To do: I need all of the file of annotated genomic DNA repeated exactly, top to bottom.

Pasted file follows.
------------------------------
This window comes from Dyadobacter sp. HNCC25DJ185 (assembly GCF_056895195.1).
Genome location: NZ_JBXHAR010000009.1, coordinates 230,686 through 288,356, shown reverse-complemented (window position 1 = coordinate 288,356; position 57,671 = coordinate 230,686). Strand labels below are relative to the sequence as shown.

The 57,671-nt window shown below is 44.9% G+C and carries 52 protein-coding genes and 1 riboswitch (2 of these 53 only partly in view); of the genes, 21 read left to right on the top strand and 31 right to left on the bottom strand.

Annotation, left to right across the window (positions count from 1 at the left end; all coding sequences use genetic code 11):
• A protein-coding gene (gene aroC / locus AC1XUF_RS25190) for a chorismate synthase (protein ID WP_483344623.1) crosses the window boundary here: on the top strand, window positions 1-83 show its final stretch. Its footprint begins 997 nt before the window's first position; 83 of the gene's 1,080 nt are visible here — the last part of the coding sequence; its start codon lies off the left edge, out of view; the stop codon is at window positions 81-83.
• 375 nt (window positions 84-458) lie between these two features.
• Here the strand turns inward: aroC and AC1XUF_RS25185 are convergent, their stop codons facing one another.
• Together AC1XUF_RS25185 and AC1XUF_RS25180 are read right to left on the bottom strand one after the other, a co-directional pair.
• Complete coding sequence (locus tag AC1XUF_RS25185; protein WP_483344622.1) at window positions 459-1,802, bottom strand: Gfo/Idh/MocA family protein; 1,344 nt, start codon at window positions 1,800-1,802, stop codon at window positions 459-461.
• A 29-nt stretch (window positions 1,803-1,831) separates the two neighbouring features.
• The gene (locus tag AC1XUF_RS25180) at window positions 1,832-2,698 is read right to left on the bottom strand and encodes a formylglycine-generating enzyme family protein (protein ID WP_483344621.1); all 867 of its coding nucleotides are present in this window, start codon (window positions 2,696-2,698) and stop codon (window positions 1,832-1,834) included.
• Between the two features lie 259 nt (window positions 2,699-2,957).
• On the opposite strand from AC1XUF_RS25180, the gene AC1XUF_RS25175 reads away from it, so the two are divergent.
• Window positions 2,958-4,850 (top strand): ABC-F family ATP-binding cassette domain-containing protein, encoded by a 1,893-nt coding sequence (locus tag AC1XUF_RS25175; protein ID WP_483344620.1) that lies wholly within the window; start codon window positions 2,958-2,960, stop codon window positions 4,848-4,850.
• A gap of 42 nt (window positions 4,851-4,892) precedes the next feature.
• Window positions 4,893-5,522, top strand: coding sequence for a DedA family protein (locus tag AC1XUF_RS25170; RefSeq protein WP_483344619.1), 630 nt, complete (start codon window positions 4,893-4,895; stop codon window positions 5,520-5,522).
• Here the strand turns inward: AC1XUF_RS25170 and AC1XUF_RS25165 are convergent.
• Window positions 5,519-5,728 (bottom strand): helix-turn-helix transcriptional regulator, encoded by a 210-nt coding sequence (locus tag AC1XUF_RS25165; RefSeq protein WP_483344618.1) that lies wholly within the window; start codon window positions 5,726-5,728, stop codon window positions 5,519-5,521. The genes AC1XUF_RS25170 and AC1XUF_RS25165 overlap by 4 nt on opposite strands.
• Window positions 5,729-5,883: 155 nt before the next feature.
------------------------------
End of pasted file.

This window comes from Dyadobacter sp. HNCC25DJ185 (assembly GCF_056895195.1).
Genome location: NZ_JBXHAR010000009.1, coordinates 230,686 through 288,356, shown reverse-complemented (window position 1 = coordinate 288,356; position 57,671 = coordinate 230,686). Strand labels below are relative to the sequence as shown.

The 57,671-nt window shown below is 44.9% G+C and carries 52 protein-coding genes and 1 riboswitch (2 of these 53 only partly in view); of the genes, 21 read left to right on the top strand and 31 right to left on the bottom strand.

Annotation, left to right across the window (positions count from 1 at the left end; all coding sequences use genetic code 11):
• A protein-coding gene (gene aroC / locus AC1XUF_RS25190) for a chorismate synthase (protein ID WP_483344623.1) crosses the window boundary here: on the top strand, window positions 1-83 show its final stretch. Its footprint begins 997 nt before the window's first position; 83 of the gene's 1,080 nt are visible here — the last part of the coding sequence; its start codon lies off the left edge, out of view; the stop codon is at window positions 81-83.
• 375 nt (window positions 84-458) lie between these two features.
• Here the strand turns inward: aroC and AC1XUF_RS25185 are convergent, their stop codons facing one another.
• Together AC1XUF_RS25185 and AC1XUF_RS25180 are read right to left on the bottom strand one after the other, a co-directional pair.
• Complete coding sequence (locus tag AC1XUF_RS25185; protein WP_483344622.1) at window positions 459-1,802, bottom strand: Gfo/Idh/MocA family protein; 1,344 nt, start codon at window positions 1,800-1,802, stop codon at window positions 459-461.
• A 29-nt stretch (window positions 1,803-1,831) separates the two neighbouring features.
• The gene (locus tag AC1XUF_RS25180) at window positions 1,832-2,698 is read right to left on the bottom strand and encodes a formylglycine-generating enzyme family protein (protein ID WP_483344621.1); all 867 of its coding nucleotides are present in this window, start codon (window positions 2,696-2,698) and stop codon (window positions 1,832-1,834) included.
• Between the two features lie 259 nt (window positions 2,699-2,957).
• On the opposite strand from AC1XUF_RS25180, the gene AC1XUF_RS25175 reads away from it, so the two are divergent.
• Window positions 2,958-4,850 (top strand): ABC-F family ATP-binding cassette domain-containing protein, encoded by a 1,893-nt coding sequence (locus tag AC1XUF_RS25175; protein ID WP_483344620.1) that lies wholly within the window; start codon window positions 2,958-2,960, stop codon window positions 4,848-4,850.
• A gap of 42 nt (window positions 4,851-4,892) precedes the next feature.
• Window positions 4,893-5,522, top strand: coding sequence for a DedA family protein (locus tag AC1XUF_RS25170; RefSeq protein WP_483344619.1), 630 nt, complete (start codon window positions 4,893-4,895; stop codon window positions 5,520-5,522).
• Here the strand turns inward: AC1XUF_RS25170 and AC1XUF_RS25165 are convergent.
• Window positions 5,519-5,728 (bottom strand): helix-turn-helix transcriptional regulator, encoded by a 210-nt coding sequence (locus tag AC1XUF_RS25165; RefSeq protein WP_483344618.1) that lies wholly within the window; start codon window positions 5,726-5,728, stop codon window positions 5,519-5,521. The genes AC1XUF_RS25170 and AC1XUF_RS25165 overlap by 4 nt on opposite strands.
• Window positions 5,729-5,883: 155 nt before the next feature.